Ken Lavigne and Joëlle Rabu will headline the first two days of Nanaimo’s inaugural Big Band Festival at Maffeo Sutton Park, Sept. 2-4. (Anna Bullock and Angie Oh photos)

Ken Lavigne and Joëlle Rabu will headline the first two days of Nanaimo’s inaugural Big Band Festival at Maffeo Sutton Park, Sept. 2-4. (Anna Bullock and Angie Oh photos)

Nanaimo’s first-ever Big Band Festival on its way to the waterfront

Ken Lavigne and Joƫlle Rabu headline event Sept. 2-4 at Maffeo Sutton Park

Lovers of the swing era will have somewhere to jive this September, as Nanaimo’s inaugural Big Band Festival soon gets underway.

The three-day affair will be held at Maffeo Sutton Park from Sept. 2-4, and headlines one of the Island’s best modern-day crooners.

On opening day, Chemainus tenor Ken Lavigne will take the stage at 7 p.m. for a two-hour performance with the Vancouver Island Repertory Jazz Orchestra.

In his show, Lavigne doesn’t want to simply evoke a quaint nostalgic feeling for a bygone era, but reproduce “a time when there was a real anticipation for going out on the town.”

“We set the tone with a high-energy number at the beginning … I like to take the audience on a particular journey,” he said. “You know, when air travel was glamorous, and when being in love was worth singing about, and the future was hopeful … That’s the kind of energy I want to bring to the whole evening.”

With his self-described ‘smooth, expressive vocal tour’, Lavigne’s show ‘Let Me Be Frank’ draws on the great crooners of yesteryear such as Bobby Darin, Nat King Cole and, of course, Frank Sinatra. He said the audience can also expect a bit of a contemporary feel with a few Michael Bublé numbers.

Bringing “the lion’s share” of energy to the stage will be the jazz orchestra, a real treat for Lavigne, since he said he’s highly anticipated performing with them for years.

“I don’t often have the opportunity to be in front of a [18-piece] brass and rhythm ensemble. So that’s really cool to be able to surf that wave of sound.”

Although the Big Band Festival will be the first instance the two acts share a stage, Lavigne said he’s known several members of the orchestra for years. His involvement with the festival was facilitated through the event organizer, Margot Holmes, who he dubbed as the “mastermind behind it all.”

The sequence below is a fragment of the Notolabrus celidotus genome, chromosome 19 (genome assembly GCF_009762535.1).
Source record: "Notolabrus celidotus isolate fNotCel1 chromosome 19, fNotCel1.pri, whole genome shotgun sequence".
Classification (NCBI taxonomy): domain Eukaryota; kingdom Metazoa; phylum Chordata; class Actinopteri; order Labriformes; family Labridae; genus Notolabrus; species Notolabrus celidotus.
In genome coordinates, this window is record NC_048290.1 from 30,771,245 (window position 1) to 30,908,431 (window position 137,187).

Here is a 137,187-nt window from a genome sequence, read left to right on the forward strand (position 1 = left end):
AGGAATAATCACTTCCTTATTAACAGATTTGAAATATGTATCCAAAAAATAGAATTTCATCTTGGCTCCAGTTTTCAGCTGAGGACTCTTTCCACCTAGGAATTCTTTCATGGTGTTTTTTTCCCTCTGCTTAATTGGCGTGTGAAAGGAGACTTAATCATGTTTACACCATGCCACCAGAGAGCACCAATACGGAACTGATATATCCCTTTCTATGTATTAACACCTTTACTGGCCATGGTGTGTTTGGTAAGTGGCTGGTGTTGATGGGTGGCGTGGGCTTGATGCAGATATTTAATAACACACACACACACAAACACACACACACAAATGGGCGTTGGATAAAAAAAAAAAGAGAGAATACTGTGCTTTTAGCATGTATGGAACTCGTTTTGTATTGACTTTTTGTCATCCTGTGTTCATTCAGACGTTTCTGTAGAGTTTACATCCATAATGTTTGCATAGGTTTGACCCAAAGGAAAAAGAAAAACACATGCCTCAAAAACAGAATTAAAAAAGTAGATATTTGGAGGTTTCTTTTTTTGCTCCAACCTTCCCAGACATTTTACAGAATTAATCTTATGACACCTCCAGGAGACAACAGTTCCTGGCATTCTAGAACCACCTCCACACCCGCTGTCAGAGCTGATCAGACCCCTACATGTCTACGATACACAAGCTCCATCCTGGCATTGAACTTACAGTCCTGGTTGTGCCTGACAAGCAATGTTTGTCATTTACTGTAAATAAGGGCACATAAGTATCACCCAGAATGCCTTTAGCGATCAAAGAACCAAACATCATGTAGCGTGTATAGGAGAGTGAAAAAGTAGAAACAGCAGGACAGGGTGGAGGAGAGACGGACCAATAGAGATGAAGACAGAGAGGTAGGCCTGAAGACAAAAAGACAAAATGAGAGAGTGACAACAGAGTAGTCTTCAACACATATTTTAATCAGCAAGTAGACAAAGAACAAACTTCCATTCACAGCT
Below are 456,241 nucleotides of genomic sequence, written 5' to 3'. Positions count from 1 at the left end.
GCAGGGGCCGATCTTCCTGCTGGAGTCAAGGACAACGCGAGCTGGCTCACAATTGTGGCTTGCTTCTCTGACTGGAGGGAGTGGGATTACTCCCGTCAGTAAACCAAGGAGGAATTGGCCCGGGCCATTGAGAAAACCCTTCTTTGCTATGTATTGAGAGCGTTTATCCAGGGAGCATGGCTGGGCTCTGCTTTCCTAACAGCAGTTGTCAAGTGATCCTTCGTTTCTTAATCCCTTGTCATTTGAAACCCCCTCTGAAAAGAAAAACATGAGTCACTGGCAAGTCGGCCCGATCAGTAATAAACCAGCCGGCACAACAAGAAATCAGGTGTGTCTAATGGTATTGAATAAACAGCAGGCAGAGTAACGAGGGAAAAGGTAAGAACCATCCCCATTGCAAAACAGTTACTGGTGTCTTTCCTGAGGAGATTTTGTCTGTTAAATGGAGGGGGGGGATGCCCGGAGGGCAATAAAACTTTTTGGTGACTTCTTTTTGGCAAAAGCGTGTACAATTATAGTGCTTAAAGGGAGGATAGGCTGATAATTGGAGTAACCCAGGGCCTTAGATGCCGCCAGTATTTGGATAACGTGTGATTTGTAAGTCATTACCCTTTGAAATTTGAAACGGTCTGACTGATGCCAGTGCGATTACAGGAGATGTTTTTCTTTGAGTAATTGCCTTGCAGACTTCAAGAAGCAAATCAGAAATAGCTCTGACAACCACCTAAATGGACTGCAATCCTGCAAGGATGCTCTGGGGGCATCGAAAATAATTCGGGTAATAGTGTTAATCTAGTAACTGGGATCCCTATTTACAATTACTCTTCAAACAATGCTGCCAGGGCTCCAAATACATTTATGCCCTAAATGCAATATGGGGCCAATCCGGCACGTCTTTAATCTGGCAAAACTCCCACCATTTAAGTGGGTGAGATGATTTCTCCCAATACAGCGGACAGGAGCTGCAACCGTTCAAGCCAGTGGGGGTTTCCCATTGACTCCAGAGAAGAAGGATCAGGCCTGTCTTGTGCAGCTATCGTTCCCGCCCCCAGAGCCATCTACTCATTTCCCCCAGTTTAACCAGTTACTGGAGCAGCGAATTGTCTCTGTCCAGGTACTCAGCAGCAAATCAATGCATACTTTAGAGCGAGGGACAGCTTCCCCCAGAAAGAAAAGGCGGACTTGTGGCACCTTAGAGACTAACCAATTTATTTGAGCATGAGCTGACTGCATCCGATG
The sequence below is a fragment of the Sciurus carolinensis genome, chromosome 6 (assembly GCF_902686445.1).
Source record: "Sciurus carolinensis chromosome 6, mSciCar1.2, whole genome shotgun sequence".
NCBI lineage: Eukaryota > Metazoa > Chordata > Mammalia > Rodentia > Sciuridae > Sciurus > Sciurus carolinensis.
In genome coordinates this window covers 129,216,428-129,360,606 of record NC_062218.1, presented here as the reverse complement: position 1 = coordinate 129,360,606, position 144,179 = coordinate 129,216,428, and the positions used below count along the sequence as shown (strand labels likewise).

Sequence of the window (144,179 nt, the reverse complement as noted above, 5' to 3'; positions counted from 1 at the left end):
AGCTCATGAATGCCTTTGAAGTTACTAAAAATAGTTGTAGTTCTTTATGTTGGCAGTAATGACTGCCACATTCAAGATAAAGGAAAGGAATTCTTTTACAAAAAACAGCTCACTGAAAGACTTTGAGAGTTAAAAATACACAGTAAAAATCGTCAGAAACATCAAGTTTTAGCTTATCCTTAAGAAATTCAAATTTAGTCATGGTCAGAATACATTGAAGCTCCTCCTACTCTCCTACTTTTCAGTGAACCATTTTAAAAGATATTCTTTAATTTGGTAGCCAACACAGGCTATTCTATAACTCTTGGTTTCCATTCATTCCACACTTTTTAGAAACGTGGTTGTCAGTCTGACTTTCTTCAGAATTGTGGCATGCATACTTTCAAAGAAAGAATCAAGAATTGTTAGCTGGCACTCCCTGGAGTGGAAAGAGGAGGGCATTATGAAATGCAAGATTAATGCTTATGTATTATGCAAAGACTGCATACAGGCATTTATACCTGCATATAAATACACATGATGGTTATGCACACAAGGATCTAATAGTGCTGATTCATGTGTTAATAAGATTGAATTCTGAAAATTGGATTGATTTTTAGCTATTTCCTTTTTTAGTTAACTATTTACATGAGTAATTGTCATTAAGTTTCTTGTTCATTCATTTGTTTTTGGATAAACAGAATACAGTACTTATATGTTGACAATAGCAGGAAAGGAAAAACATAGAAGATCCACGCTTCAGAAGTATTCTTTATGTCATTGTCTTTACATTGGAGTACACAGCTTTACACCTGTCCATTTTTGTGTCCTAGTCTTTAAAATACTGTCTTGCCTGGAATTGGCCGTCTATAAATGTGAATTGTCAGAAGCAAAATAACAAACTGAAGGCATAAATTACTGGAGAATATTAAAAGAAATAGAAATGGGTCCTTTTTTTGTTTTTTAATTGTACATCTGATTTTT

“The idea was, we’re coming out of COVID and artists have not performed, some of them, for a couple of years,” said Holmes, adding that plans for the three-day event have been in the works since January. “It started with Stevan Paranosic, the leader of the Vancouver Island Repertory Jazz Orchestra … he really wanted to have a big band. And because it’s so large, you don’t see it as much anymore.”

Holmes said the second day’s headliner, Joëlle Rabu, was immediately on board as well.

“We tried to include as many artists as we possibly could – we’ve taken great care that there’s no repeat of any particular songs” she said.

Rabu will “honour the Great American Songbook” on Sept. 3, starting at 7 p.m., in her ‘Come to the Cabaret’ show, with the 14-piece Nico Rhodes Jazz Orchestra.

The final day, which starts at 11 a.m. on Sept. 4, will see the Vancouver Island Repertory Jazz Orchestra return with special guest James Danderfer on clarinet.

Tickets, which can be obtained online through, can be purchased for single days, where guests will need to bring their own chairs, or an all-encompassing three-day pass, which can include provided seating and signed copies of Lavigne and Rabu’s albums. Holmes also confirmed accessible seating will be available for people with mobility challenges.

“It’s something that we hope will continue next year, and the year after, and we’ll go from there – to offer people that outdoor experience in a safe place,” she said.

READ MORE: Vancouver Island Symphony holding its season-ending performance

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